N2 - Background: The entire minichromosome maintenance (MCM) family (MCM2-7) play roles in the initiation and elongation of DNA replication. Many studies have demonstrated that MCM proteins may be better indicators of a wide variety of proliferative or cancer cells in malignant tissues. Objectives: To characterize the pattern and frequency of MCM5 expression in proliferative and malignant skin diseases in comparison with those of proliferating cell nuclear antigen (PCNA). Methods: Twelve normal skin specimens, 12 specimens of psoriasis, 21 specimens of bowenoid papulosis (BP), 16 specimens of Bowen's disease (BD), 38 specimens of skin squamous cell carcinoma (SCC), and 11 specimens of basal cell carcinoma (BCC) were subjected to immunohistochemical staining for MCM5 and PCNA. Results: MCM5 protein was expressed in the lower layers of epidermis in psoriasis, while MCM5 protein were present throughout the tumor cells in BP, BD, and moderately/poorly differentiated SCC. MCM5 protein was preferentially expressed in the periphery of well-differentiated SCC or bigger nests of BCC, although some small nests of BCC seemingly showed diffuse staining patterns. The percentages of MCM5-positive cells were 15.7% in normal skin, 21.8% in psoriasis, 75.9% in BP, 83.8% in BD, 63.5% in well-differentiated SCC, 77.5% in moderately differentiated SCC, 79.8% in poorly differentiated SCC, and 21.2% in BCC in average. Well-differentiated SCC showed a significantly lower percentage of positive cells than did moderately differentiated SCC or poorly differentiated SCC. MCM5 staining basically show a similar staining pattern to that of PCNA, but more cells tended to be stained with MCM5 than with PCNA. Conclusions: Our results demonstrate pattern and frequency of MCM5 expression in various skin diseases and suggest that MCM5 may be a useful marker to detect cell proliferation in skin tissue sections.

AB - Background: The entire minichromosome maintenance (MCM) family (MCM2-7) play roles in the initiation and elongation of DNA replication. Many studies have demonstrated that MCM proteins may be better indicators of a wide variety of proliferative or cancer cells in malignant tissues. Objectives: To characterize the pattern and frequency of MCM5 expression in proliferative and malignant skin diseases in comparison with those of proliferating cell nuclear antigen (PCNA). Methods: Twelve normal skin specimens, 12 specimens of psoriasis, 21 specimens of bowenoid papulosis (BP), 16 specimens of Bowen's disease (BD), 38 specimens of skin squamous cell carcinoma (SCC), and 11 specimens of basal cell carcinoma (BCC) were subjected to immunohistochemical staining for MCM5 and PCNA. Results: MCM5 protein was expressed in the lower layers of epidermis in psoriasis, while MCM5 protein were present throughout the tumor cells in BP, BD, and moderately/poorly differentiated SCC. MCM5 protein was preferentially expressed in the periphery of well-differentiated SCC or bigger nests of BCC, although some small nests of BCC seemingly showed diffuse staining patterns. The percentages of MCM5-positive cells were 15.7% in normal skin, 21.8% in psoriasis, 75.9% in BP, 83.8% in BD, 63.5% in well-differentiated SCC, 77.5% in moderately differentiated SCC, 79.8% in poorly differentiated SCC, and 21.2% in BCC in average. Well-differentiated SCC showed a significantly lower percentage of positive cells than did moderately differentiated SCC or poorly differentiated SCC. MCM5 staining basically show a similar staining pattern to that of PCNA, but more cells tended to be stained with MCM5 than with PCNA. Conclusions: Our results demonstrate pattern and frequency of MCM5 expression in various skin diseases and suggest that MCM5 may be a useful marker to detect cell proliferation in skin tissue sections.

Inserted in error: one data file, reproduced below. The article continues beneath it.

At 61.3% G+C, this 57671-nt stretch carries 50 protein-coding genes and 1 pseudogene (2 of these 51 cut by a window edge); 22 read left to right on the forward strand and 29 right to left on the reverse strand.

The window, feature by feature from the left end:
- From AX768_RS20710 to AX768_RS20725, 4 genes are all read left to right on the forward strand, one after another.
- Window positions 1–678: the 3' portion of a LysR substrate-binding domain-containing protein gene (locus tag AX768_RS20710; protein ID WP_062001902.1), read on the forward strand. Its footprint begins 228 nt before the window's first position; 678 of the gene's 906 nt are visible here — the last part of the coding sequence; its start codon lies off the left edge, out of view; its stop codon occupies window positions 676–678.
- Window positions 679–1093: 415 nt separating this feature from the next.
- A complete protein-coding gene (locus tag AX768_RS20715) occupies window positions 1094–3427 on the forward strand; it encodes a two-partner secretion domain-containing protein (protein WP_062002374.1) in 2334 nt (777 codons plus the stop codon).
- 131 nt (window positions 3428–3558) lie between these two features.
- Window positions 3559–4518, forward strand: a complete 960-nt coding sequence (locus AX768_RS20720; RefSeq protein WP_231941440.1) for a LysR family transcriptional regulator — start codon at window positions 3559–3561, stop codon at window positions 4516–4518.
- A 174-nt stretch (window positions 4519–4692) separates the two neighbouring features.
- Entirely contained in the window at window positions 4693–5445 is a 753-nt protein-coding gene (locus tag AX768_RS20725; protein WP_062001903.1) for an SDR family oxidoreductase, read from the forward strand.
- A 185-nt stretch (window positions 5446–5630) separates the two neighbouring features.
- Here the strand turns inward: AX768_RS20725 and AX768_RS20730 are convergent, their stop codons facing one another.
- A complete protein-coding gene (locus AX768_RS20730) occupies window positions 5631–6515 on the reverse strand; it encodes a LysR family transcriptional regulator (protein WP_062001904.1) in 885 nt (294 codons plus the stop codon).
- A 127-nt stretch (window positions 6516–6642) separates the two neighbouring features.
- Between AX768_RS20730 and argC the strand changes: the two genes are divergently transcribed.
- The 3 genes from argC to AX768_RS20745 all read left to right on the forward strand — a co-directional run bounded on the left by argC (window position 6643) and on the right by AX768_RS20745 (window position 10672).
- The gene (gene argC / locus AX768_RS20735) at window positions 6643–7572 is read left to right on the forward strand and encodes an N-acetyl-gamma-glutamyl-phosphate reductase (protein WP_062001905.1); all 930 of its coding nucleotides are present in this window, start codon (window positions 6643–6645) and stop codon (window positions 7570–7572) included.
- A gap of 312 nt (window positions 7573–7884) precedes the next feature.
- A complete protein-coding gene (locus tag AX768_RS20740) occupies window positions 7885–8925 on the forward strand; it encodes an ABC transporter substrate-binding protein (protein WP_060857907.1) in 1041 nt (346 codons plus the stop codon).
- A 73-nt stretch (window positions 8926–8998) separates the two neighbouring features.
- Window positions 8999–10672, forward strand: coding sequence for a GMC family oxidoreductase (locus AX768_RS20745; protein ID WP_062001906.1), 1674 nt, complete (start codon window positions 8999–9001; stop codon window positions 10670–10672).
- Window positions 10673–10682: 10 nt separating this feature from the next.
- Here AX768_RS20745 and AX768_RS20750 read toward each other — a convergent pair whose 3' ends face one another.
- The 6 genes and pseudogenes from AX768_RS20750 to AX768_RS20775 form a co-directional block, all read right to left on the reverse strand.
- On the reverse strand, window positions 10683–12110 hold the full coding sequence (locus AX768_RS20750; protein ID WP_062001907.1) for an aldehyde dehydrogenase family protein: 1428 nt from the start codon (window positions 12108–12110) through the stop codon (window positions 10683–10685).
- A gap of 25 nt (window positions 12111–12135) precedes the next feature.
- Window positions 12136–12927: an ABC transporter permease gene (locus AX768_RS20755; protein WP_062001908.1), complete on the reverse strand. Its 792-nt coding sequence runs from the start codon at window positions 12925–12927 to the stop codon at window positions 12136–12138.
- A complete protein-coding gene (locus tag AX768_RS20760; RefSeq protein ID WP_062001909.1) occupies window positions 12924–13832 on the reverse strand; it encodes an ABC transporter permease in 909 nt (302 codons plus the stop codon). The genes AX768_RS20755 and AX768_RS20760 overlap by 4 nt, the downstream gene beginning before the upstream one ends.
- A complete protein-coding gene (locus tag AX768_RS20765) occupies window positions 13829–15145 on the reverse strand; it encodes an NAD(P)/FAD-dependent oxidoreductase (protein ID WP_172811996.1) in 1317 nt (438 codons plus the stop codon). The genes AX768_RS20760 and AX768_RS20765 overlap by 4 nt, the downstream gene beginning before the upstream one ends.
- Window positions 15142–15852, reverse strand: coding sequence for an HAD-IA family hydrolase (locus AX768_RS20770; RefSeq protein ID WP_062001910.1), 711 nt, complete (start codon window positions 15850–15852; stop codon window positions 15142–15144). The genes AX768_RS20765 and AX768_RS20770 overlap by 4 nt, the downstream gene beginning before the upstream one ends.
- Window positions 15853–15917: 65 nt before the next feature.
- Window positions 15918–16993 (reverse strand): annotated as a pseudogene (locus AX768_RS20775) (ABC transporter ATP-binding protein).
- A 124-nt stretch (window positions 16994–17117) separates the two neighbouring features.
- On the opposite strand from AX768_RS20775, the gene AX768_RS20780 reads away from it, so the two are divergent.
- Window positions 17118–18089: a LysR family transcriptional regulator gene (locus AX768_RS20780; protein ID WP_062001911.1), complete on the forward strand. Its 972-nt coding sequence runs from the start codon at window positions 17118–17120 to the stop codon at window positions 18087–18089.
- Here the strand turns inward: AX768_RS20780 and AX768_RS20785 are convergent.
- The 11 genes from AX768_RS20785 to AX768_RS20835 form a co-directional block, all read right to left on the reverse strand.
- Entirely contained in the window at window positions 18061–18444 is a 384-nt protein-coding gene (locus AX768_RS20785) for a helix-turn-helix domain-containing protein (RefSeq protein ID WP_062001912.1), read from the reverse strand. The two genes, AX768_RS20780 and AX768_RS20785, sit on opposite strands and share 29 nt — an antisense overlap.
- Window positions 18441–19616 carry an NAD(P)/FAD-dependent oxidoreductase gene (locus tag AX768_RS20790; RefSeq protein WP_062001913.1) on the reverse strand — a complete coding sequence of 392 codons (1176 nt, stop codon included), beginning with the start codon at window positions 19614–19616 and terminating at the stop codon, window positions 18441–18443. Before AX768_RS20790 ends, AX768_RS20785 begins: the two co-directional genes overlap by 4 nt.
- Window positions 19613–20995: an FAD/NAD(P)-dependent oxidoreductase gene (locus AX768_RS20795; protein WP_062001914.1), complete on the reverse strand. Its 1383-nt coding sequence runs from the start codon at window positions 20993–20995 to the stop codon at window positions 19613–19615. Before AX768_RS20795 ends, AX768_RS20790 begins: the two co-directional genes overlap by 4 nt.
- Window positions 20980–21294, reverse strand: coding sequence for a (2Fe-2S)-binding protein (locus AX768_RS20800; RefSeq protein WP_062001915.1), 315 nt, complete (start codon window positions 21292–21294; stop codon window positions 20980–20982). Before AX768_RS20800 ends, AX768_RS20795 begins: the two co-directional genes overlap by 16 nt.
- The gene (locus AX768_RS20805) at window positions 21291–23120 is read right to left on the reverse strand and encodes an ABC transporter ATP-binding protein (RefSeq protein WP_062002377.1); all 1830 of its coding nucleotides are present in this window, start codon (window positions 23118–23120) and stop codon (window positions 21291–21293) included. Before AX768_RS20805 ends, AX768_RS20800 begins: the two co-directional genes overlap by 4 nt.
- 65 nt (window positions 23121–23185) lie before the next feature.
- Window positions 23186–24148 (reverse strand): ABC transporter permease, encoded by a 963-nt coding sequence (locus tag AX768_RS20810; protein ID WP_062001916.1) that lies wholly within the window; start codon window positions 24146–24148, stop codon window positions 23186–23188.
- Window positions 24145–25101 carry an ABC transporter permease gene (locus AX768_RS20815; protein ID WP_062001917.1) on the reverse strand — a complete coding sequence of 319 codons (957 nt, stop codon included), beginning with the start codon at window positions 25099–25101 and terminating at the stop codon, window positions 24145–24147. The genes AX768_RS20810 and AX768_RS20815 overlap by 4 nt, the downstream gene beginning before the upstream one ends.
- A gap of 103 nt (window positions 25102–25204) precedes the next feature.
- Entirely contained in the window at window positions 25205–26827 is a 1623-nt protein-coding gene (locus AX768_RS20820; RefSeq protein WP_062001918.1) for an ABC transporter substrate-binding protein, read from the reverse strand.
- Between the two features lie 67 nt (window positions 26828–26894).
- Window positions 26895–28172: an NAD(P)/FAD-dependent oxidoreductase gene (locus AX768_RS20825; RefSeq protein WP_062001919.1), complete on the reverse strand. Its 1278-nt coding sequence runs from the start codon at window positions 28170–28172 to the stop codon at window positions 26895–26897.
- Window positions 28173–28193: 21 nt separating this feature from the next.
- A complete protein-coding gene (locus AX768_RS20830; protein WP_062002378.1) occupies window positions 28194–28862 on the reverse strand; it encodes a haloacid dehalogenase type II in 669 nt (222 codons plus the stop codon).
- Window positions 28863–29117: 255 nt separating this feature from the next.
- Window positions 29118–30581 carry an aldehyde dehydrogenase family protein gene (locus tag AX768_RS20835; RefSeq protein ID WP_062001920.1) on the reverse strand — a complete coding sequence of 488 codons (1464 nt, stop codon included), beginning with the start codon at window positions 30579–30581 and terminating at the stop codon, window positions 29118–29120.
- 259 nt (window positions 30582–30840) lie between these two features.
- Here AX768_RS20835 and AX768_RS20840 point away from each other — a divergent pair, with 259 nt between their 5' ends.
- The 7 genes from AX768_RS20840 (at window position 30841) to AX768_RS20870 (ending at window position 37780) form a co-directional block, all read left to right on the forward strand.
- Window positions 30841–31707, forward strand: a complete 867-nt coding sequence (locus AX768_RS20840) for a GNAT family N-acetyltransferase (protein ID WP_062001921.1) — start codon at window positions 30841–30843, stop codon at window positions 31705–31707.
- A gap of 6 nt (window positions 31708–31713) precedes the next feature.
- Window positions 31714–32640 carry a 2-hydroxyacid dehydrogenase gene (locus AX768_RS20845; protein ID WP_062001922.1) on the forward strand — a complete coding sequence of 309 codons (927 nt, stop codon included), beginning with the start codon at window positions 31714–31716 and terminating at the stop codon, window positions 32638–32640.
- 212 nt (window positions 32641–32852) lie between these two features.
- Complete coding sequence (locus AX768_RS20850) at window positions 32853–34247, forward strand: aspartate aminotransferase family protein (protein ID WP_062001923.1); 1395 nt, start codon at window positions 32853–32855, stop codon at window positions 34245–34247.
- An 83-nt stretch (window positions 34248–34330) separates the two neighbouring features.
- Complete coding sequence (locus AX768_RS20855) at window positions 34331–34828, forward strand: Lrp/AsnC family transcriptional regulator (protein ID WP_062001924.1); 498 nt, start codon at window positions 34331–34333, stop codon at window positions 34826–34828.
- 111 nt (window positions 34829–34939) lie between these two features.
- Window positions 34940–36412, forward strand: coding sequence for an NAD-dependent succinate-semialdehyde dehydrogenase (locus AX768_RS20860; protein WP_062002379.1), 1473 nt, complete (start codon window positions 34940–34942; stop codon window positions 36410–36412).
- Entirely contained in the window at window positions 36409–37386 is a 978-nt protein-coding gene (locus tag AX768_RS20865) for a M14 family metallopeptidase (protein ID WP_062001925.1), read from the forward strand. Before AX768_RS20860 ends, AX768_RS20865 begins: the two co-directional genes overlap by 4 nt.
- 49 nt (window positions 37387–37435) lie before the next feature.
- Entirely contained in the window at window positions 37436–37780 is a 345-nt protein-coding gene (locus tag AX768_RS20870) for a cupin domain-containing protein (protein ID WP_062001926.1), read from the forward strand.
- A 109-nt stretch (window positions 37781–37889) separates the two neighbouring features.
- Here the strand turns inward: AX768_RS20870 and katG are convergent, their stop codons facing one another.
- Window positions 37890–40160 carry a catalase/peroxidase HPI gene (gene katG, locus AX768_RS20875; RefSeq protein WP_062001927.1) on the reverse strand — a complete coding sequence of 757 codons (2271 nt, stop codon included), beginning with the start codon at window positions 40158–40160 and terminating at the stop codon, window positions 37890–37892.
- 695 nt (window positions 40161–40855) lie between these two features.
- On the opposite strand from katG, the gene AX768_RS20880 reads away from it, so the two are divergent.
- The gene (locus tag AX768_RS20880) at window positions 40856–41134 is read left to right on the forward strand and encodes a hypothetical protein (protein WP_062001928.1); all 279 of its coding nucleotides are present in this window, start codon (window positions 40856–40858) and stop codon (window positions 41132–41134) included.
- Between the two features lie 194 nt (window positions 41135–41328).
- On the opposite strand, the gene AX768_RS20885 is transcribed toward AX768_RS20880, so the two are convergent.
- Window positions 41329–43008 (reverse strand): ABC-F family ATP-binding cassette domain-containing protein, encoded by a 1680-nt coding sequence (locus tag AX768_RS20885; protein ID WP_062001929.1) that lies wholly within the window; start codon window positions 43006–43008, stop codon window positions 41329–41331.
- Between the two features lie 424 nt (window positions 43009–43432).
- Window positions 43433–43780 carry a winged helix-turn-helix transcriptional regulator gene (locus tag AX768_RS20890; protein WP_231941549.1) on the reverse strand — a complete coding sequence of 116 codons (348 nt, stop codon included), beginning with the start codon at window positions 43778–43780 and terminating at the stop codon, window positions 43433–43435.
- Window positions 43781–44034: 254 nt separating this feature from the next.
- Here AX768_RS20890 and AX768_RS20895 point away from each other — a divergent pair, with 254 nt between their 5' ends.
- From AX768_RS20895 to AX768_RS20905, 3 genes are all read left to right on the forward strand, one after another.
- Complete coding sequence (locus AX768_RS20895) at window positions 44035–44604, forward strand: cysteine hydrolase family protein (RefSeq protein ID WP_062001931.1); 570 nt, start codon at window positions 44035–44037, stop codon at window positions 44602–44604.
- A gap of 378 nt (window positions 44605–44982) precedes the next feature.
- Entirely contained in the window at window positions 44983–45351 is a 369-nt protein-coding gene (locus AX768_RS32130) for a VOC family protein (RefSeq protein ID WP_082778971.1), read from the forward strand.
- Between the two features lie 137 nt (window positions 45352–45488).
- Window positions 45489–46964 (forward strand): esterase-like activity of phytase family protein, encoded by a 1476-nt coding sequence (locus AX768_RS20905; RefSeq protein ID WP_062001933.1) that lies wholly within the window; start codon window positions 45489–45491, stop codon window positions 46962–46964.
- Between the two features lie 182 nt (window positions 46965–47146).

UR - http://www.scopus.com/inward/record.url?scp=35848956356&partnerID=8YFLogxK

UR - http://www.scopus.com/inward/citedby.url?scp=35848956356&partnerID=8YFLogxK

U2 - 10.1111/j.1365-4632.2007.03335.x

DO - 10.1111/j.1365-4632.2007.03335.x

M3 - Article

C2 - 17988337

AN - SCOPUS:35848956356

VL - 46

SP - 1171

EP - 1176

JO - International Journal of Dermatology

JF - International Journal of Dermatology

SN - 0011-9059

IS - 11

ER -